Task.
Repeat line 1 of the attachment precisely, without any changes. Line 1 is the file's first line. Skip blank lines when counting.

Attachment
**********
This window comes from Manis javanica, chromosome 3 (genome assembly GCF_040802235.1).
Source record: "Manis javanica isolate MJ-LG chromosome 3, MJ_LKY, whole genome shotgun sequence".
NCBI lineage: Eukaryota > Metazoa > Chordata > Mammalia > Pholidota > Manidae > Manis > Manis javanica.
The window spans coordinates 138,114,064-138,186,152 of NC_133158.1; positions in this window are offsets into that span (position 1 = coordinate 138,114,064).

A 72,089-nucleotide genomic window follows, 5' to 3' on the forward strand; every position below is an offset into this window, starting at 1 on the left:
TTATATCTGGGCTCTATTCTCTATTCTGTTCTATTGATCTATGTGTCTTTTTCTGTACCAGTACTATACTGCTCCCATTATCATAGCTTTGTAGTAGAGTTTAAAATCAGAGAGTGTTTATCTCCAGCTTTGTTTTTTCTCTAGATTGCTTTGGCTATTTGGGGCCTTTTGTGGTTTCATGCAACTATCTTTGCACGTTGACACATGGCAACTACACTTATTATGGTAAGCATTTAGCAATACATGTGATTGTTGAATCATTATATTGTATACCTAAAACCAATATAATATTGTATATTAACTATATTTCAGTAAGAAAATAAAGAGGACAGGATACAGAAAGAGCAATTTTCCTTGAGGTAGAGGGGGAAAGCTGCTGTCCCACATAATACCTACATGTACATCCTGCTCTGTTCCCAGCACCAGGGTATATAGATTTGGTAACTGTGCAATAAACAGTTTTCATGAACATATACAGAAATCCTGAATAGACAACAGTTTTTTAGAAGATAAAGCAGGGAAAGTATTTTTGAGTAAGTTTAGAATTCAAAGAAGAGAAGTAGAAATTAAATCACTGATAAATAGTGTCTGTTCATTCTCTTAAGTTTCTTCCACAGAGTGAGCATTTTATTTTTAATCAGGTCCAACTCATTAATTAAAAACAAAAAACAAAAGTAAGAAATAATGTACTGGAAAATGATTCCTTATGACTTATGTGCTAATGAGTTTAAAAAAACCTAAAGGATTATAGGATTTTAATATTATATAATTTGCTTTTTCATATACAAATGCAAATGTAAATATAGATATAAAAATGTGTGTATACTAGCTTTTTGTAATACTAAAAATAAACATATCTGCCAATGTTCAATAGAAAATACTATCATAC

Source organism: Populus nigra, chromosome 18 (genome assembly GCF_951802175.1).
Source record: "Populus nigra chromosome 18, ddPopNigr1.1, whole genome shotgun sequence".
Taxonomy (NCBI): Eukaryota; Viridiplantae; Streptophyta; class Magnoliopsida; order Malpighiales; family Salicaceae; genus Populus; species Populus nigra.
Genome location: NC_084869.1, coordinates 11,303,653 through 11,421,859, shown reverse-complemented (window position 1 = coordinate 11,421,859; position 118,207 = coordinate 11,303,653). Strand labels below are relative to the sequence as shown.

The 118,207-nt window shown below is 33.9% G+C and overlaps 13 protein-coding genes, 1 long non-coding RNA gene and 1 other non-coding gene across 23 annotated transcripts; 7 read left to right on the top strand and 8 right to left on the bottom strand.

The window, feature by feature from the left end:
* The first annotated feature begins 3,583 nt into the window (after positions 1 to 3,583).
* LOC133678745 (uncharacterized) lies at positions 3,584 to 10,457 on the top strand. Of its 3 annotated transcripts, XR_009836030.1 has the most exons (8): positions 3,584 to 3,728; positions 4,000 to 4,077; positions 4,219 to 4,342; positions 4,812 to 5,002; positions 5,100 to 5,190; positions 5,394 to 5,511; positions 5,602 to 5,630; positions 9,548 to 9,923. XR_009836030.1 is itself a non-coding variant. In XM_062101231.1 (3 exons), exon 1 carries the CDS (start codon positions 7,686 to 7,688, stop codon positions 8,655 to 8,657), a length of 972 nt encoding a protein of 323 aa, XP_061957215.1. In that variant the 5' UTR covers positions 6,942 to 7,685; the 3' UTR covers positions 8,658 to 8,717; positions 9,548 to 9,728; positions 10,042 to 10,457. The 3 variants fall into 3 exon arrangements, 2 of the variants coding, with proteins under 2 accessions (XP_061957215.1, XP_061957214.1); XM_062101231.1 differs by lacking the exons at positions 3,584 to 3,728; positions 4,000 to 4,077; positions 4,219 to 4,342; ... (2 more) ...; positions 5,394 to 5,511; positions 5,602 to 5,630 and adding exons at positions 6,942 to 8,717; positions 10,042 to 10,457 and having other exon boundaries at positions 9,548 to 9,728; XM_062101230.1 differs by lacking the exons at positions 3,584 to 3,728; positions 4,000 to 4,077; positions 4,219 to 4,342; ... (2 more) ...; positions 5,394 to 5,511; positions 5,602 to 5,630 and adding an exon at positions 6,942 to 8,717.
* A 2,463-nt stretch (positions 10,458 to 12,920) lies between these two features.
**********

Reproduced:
This window comes from Manis javanica, chromosome 3 (genome assembly GCF_040802235.1).